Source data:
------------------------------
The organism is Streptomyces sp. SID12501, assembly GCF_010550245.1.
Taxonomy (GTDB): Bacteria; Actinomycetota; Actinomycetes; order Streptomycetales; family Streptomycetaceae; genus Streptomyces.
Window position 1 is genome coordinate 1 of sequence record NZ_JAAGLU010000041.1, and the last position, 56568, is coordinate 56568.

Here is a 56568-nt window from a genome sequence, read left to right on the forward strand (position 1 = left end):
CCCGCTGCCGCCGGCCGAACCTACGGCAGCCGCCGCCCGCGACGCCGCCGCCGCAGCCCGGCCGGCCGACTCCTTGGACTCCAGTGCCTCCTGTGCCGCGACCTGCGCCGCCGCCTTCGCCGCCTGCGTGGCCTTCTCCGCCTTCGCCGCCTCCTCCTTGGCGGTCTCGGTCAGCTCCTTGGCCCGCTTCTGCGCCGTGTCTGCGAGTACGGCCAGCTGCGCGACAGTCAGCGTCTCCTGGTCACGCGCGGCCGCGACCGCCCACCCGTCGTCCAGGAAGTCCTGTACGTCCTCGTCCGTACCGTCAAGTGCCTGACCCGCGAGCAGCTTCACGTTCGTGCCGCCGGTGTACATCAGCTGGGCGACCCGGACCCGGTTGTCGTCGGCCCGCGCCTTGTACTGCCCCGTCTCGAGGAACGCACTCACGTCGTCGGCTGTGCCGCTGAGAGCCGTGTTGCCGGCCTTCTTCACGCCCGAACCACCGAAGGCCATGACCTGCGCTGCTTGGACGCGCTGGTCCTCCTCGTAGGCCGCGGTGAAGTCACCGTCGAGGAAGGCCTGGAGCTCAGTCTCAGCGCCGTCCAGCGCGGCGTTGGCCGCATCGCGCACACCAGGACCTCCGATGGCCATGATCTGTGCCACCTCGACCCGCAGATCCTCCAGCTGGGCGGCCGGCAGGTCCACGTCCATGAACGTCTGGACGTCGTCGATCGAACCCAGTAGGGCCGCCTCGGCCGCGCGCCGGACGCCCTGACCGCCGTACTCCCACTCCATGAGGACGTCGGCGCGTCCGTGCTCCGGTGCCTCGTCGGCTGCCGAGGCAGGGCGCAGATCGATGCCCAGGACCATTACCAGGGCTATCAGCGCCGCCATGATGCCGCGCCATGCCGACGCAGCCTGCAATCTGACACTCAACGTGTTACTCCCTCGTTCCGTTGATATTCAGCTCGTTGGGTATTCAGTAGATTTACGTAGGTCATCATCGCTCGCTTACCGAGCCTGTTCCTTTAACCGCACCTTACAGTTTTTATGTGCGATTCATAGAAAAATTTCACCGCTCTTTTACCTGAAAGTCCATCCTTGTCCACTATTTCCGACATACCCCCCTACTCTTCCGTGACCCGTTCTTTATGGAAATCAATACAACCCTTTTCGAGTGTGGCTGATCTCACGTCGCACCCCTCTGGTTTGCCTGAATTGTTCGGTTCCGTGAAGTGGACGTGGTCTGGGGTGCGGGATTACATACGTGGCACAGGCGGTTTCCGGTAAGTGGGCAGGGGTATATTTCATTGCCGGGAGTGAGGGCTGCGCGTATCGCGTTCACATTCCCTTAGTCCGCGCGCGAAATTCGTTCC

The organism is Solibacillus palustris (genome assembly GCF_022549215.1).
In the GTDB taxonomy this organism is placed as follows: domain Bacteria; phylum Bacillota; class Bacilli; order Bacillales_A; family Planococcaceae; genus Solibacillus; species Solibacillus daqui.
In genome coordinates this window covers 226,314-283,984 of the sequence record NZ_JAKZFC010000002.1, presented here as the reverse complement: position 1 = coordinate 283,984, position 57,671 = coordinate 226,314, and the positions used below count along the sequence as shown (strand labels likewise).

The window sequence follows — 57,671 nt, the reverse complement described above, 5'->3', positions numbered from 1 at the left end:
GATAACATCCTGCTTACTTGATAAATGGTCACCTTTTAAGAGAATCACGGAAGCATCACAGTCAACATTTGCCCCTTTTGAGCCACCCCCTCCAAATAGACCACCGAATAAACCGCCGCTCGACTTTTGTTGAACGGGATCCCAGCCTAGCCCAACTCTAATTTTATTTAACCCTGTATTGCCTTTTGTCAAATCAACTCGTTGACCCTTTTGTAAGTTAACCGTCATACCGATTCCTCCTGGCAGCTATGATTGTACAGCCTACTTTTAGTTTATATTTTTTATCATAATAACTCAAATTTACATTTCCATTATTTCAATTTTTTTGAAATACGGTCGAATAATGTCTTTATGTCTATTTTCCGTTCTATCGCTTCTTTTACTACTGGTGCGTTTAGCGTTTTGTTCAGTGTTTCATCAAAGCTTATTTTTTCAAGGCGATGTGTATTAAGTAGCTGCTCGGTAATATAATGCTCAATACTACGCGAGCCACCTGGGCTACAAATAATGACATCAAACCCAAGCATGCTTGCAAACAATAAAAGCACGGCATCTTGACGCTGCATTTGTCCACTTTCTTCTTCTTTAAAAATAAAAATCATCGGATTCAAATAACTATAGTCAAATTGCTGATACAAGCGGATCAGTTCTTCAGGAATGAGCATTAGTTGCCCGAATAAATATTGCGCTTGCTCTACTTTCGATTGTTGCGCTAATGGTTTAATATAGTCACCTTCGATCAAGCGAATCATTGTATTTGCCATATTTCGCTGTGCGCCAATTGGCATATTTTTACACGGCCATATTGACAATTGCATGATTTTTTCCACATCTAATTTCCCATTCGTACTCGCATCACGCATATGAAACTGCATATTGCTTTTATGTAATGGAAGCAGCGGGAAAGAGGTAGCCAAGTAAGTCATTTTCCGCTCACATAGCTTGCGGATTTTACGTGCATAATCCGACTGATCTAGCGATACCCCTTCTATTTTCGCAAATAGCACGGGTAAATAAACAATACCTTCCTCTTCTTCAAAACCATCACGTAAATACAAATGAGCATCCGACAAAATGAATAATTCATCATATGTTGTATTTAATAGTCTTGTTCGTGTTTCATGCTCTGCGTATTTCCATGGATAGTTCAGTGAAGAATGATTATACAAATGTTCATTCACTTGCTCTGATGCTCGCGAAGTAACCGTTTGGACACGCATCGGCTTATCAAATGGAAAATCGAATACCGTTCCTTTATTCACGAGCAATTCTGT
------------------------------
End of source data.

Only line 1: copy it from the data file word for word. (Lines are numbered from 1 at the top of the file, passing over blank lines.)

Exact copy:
The organism is Streptomyces sp. SID12501, assembly GCF_010550245.1.